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Canary Database

October 12, 2005

A new Web site is trying to save lives by bridging the gap between physicians and veterinarians.

Transcript

BOB HIRSHON (host):
Lessons from canaries. I’m Bob Hirshon and this is Science Update.

[Canary sounds]

HIRSHON:
Canaries are more sensitive to poisonous gases than humans are, which is why coal miners used to bring them into mines with them. Doctor Peter Rabinowitz of Yale Medical School says animals may still have an important role to play in warning humans of potential health hazards.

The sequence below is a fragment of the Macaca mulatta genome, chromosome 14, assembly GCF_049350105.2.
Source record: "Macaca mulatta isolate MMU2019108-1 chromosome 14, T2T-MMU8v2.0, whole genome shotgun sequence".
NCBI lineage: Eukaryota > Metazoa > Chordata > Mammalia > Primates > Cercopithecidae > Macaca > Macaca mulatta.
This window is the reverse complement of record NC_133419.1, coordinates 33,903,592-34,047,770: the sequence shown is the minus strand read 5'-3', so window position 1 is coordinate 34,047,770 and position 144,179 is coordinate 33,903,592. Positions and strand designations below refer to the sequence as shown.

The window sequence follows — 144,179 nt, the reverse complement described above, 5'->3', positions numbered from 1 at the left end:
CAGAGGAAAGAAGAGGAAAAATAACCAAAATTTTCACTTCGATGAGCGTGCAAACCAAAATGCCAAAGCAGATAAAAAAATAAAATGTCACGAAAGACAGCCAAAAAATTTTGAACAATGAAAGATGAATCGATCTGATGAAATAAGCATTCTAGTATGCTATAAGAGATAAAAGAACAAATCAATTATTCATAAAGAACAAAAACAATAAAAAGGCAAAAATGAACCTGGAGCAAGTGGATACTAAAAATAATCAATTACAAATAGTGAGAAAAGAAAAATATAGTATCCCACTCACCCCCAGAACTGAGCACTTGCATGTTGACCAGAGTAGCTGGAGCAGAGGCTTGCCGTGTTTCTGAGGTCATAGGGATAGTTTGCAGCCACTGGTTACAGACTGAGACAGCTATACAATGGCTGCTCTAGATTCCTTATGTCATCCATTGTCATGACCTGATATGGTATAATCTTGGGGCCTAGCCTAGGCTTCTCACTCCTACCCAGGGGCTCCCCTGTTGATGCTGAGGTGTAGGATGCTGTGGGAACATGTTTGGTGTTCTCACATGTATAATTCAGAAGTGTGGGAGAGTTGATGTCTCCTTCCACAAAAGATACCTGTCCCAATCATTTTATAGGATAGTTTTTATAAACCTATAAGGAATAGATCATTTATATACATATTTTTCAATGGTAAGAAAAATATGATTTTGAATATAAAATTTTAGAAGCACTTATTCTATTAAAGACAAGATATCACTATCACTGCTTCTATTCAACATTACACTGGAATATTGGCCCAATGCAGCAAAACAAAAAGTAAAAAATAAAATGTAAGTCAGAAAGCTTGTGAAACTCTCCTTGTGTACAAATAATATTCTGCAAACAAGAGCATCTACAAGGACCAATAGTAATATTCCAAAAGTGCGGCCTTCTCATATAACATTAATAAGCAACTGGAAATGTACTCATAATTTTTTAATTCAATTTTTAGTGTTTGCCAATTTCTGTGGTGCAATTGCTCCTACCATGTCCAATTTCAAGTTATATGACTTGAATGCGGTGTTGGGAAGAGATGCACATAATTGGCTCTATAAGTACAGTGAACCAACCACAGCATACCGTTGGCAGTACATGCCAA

He and his colleagues recently launched a database of pet and wildlife health studies that they hope will foster research into questions about human health.

PETER RABINOWITZ (Yale Medical School):
When my pet gets sick should I worry? If the frogs in the pond near my well are having deformities in their legs, should I worry about that or not? These are questions that come up in the press and that people think about.

HIRSHON:
The resource is available online at canarydatabase.org. I’m Bob Hirshon, for AAAS, the science society.